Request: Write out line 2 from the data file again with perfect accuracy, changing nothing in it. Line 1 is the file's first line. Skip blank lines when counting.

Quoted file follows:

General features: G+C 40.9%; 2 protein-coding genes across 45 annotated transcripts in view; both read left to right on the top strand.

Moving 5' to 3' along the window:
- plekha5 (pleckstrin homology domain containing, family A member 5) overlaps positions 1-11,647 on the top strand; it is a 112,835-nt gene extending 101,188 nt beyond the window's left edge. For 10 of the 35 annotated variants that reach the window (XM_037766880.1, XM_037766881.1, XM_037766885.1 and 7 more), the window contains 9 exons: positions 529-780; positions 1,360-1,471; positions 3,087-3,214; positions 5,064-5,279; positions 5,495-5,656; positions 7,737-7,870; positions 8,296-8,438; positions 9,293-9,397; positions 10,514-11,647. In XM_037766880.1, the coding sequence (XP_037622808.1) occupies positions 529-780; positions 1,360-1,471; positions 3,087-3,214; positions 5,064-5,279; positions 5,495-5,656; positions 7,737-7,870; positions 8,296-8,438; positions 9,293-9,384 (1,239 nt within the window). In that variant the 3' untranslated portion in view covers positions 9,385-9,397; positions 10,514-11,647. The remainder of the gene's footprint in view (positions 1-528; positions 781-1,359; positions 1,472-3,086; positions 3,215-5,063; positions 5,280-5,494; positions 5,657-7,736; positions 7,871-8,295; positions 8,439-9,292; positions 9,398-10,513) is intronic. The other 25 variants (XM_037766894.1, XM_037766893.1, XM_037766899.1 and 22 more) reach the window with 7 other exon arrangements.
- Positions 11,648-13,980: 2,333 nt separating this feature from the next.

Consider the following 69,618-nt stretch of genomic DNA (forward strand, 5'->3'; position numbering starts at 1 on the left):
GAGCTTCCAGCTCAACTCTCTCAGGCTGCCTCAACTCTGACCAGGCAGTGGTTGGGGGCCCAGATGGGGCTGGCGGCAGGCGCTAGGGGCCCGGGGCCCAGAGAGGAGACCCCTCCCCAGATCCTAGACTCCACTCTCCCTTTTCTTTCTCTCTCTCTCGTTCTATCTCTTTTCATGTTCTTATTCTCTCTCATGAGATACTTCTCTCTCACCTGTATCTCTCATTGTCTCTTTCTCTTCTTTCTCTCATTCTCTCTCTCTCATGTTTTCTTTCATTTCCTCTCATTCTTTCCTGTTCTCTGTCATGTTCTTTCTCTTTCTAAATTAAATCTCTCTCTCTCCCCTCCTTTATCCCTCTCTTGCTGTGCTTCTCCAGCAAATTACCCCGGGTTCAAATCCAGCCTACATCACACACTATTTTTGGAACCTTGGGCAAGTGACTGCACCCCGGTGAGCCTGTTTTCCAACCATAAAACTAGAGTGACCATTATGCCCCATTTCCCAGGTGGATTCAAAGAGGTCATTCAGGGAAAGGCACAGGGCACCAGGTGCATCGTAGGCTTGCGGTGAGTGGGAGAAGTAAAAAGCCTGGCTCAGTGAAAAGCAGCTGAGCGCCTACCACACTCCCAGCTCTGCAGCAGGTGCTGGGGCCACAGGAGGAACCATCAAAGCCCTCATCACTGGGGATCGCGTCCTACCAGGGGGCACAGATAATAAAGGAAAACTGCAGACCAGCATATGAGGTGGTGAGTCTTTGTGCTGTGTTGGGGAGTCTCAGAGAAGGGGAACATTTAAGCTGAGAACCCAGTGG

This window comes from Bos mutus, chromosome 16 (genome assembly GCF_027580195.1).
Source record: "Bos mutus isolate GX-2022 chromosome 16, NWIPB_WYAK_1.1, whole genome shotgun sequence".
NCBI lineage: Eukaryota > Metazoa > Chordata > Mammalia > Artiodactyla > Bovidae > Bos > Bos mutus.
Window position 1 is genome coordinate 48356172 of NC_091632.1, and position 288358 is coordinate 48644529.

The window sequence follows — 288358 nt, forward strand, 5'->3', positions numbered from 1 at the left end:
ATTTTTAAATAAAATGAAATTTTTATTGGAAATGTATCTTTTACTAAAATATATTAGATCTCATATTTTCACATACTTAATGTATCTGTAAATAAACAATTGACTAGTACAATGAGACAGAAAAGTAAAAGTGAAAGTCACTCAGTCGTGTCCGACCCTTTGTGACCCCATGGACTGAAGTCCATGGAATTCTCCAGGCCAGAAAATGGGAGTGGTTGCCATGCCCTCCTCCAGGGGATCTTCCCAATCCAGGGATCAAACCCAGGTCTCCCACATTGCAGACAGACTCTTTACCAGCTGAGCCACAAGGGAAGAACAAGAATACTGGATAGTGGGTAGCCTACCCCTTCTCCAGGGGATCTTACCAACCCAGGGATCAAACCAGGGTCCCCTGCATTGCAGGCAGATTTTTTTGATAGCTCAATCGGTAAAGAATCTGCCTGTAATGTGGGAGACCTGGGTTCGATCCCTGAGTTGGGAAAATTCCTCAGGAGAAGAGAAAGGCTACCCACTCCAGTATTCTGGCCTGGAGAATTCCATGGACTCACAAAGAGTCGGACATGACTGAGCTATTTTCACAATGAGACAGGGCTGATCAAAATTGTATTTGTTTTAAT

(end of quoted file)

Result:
Moving 5' to 3' along the window: